(CN) — During the Covid-19 pandemic, 3D printers have been widely used to produce face shields, respirators and other personal protective equipment, but the manufacturing device also poses some health hazards for humans, according to new research presented Tuesday.
While the technology behind the devices has existed for decades, major advancements have allowed 3D printers to enjoy sweeping popularity in recent years. As 3D printers have become more cost effective and accessible, they are more frequently appearing in homes, businesses and schools across the world.
This popularity has grown even further as the world continues to grapple with Covid-19, given that 3D printers have proven to be well-suited to manufacturing respirators, face coverings and other types of protective equipment that have become crucial tools in a world gripped by a pandemic.
Despite their widespread popularity and use, there are some questions over safety hazards 3D printers may pose for some individuals.
In an effort to answer some of these questions, scientists at the annual meeting of the Society for Risk Analysis on Tuesday presented new research into the potential hazards of 3D printers and how they could harm the human body.
Peter Byrley, a U.S. Environmental Protection Agency scientist who led one of the studies presented on Tuesday, says that these research efforts are in part being conducted to help inform the public on an issue that has largely gone undiscussed, particularly as it relates to children.
"To date, the general public has little awareness of possible exposures to 3D printer emissions," Byrley said with the release of the study. "A potential societal benefit of this research is to increase public awareness of 3D printer emissions, and of the possibly higher susceptibility of children."
Researchers specifically investigated the potential dangers of particles that are emitted from a 3D printer during use. During the printing process, which can often take several hours depending on the size and complexity of the object being created, tiny partialized by-products from the process can be released into the air and potentially inhaled by nearby people.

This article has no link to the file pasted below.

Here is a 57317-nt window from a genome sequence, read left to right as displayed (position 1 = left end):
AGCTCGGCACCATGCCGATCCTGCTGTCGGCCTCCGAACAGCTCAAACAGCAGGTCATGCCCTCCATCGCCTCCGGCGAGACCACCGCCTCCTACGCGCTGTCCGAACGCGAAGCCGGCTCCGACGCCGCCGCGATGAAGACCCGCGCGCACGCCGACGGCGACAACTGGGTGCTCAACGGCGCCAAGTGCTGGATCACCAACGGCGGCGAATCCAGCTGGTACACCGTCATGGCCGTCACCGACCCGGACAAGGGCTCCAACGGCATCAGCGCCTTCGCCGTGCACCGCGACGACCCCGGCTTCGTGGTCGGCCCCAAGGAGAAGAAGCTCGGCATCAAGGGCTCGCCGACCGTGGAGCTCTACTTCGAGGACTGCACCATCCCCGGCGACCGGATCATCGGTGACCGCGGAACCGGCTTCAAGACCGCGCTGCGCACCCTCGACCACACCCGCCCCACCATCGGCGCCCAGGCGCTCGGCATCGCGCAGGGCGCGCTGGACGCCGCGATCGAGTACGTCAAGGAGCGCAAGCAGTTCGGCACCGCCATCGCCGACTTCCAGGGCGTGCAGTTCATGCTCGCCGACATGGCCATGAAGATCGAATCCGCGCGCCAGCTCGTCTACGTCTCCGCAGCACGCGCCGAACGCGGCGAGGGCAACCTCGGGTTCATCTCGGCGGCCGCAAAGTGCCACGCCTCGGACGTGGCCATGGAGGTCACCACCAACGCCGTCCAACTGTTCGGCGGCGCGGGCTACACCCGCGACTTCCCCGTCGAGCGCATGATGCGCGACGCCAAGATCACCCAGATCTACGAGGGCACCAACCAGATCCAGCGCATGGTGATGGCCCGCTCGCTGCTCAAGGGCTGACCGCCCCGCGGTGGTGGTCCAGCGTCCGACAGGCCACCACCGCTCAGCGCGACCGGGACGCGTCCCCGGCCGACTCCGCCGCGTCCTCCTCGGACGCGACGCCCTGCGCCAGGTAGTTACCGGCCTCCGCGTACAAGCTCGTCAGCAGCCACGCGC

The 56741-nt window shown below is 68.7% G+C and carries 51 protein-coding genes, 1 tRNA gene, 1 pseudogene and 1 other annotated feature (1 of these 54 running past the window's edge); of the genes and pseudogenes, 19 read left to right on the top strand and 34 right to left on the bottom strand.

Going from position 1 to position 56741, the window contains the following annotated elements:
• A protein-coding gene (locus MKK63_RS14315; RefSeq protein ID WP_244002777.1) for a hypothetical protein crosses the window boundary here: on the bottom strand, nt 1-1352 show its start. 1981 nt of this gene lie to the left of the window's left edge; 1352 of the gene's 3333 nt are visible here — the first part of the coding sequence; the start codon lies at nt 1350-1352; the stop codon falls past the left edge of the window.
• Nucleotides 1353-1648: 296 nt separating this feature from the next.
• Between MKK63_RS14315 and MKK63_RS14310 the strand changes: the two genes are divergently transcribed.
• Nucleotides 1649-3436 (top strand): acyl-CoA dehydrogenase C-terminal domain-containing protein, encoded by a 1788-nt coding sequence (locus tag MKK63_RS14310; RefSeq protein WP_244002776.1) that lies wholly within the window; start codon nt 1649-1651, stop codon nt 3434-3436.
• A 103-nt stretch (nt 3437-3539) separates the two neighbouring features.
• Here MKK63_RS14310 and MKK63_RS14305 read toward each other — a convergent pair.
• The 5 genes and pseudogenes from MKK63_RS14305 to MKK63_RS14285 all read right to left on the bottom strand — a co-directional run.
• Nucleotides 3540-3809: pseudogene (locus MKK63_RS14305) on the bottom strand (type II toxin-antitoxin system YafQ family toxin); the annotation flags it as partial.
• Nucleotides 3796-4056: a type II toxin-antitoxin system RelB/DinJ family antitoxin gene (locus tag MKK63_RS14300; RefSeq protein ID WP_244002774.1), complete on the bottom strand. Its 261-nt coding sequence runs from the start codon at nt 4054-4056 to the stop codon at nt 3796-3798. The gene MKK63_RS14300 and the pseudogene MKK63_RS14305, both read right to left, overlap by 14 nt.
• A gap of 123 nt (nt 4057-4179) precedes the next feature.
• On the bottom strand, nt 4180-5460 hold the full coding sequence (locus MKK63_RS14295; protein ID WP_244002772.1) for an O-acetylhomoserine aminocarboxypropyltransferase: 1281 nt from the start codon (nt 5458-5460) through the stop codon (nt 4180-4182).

What researchers found when they examined these particles is that while they may be small, they may not be harmless. Experts report that because these particles are coming from manufacturing materials like thermoplastics and metals, they can be at least moderately toxic to human lungs.
Compounding this issue further is that researchers found that kids may be at a greater risk from these particles. In a simulation that sought to look at the emissions from filament extruders, a type of device that creates certain filaments inside 3D printers, data showed that the particles can settle at a greater rate inside the lung if that human is nine years old or younger.
Researchers also explored how 3D printers contribute to the issue of plastic pollution around the world, especially in and around Earth’s oceans. This led scientists to investigate how the materials inside plastic react to the environment or the organs of fish after being eaten.
"This research can help set regulations on how much nanomaterial fillers can be added to particular consumer products, based on their [Matrix Release Factor] value," said Joana Maria Sipe, a doctoral student at Duke University. "The data can help determine how much plastic and/or nano-filled products release contaminants into the environment or the human body."
Sipe developed a machine to measure how much a plastic product breaks down through rubbing and sanding during use and in the environment.
Researchers stress that there is still much more to learn about 3D printers’ potential hazards, and the public, users and manufacturers alike need to be aware of the potential health effects of the technology and work towards developing ways to help control the risks moving forward.
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